An excellent application of this doctrine is found in a decision of the Court of Appeals of Kentucky, Casey v. Hart Wallace & Co., 188 Ky. 441, 222 S.W. 111, 112. In that case a broker procured a purchaser, a written contract was made, a down payment given, but the trade was rescinded because of a dispute as to one of the lines of the survey of the property. The Court held that the broker was entitled to his commission. On this point the Court wrote as follows:
'Here the customers presented by plaintiffs were accepted by defendant, and the parties executed a valid and enforceable contract. That being true, plaintiffs were entitled to their commission even though the parties, through the fault of one or the other, afterwards refused to carry out the trade.'
Again it should be emphasized that the Court pointed out that it made no difference whether the fault was that of the vendor or the vendee that the transaction was not carried into effect. In either even, the broker was entitled to his commission.
In Johnston v. Smith, 43 Wash.2d 603, 262 P.2d 530, 532, decided by the Supreme Court of Washington, it was likewise held that a broker was entitled to his commission even though the purchaser, after signing the contract, declined to perform and the original owner resold the property. The Court held that the broker was entitled to his commission, stating that the failure of the vendor to require specific performance cannot defeat the broker's right to a commission. The Court went on to say:
'Otherwise, an owner could obtain a satisfactory, enforceable contract at the instance of a broker, and, on one hand, claim the advantage of that accepted contract by forfeiting it and retaining the benefits of its non-performance, and, on the other, decline to pay the one who procured it for him by asserting his own election not to specifically enforce its full performance.'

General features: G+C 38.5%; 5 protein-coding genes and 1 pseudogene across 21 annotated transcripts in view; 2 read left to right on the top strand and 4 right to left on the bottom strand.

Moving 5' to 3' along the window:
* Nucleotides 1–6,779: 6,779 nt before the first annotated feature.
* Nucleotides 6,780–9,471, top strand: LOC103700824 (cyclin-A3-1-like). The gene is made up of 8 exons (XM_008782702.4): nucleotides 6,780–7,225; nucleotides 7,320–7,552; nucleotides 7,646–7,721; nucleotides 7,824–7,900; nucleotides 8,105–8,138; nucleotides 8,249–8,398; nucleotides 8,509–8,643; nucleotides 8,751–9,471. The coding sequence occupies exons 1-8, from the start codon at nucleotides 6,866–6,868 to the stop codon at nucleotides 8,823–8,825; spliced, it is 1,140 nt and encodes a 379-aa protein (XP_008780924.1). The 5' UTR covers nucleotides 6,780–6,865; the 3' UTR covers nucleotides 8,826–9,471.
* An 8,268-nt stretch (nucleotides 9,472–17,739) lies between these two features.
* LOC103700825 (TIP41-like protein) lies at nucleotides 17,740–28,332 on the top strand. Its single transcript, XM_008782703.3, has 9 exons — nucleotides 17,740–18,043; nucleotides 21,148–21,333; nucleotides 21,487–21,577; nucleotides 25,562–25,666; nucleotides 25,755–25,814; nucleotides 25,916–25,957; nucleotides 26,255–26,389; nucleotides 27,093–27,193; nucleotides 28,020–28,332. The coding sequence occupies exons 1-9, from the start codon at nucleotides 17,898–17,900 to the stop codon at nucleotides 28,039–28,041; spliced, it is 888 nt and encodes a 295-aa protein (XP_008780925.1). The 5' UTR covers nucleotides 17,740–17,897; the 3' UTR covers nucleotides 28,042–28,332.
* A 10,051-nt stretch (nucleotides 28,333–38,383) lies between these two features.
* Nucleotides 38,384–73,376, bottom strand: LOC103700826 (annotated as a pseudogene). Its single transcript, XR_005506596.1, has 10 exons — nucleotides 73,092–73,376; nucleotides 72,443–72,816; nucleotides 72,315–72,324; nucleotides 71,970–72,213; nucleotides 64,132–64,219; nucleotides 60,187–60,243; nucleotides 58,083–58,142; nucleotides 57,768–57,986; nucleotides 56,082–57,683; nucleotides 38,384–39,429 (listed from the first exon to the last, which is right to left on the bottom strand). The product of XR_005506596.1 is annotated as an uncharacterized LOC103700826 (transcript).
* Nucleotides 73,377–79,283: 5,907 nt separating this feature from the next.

This seems to answer the contention of counsel for the defendant that, since the vendor in this case had the right to forfeit the deposit, thereby relieving the other party from his obligation or liability for damages, he could thereby defeat the broker's right to a commission.
The same conclusion was reached by the Supreme Court of Errors of Connecticut, in McHugh v. Bock, 134 Conn. 519, 58 A.2d 740; by the Supreme Court of Oklahoma in Gilliland v. Jaynes, 36 Okl. 563, 129 P. 8, 46 L.R.A.,N.S., 129; and the Supreme Judicial Court of Massachusetts in Richards v. Gilbert, 336 Mass. 617, 146 N.E.2d 921.
In Gilliland v. Jaynes, to which reference has just been made, the Court stated:
'The true rule is that the broker is entitled to his commissions if the purchaser presented by him and the vendor, his employer, enter into a valid, binding, and enforceable contract. If, after the making of such a contract, even though executory in form, the purchaser declines to complete the sale, and the seller refuses to compel performance, the broker ought not to be deprived of his commissions.' (36 Okl. 563, 129 P. 10.)
There are some old cases in Maryland which seem to hold the contrary. The law of Maryland, however, has been expressly changed by statute. Schapiro v. Chapin, 159 Md. 418, 151 A. 44, at page 47.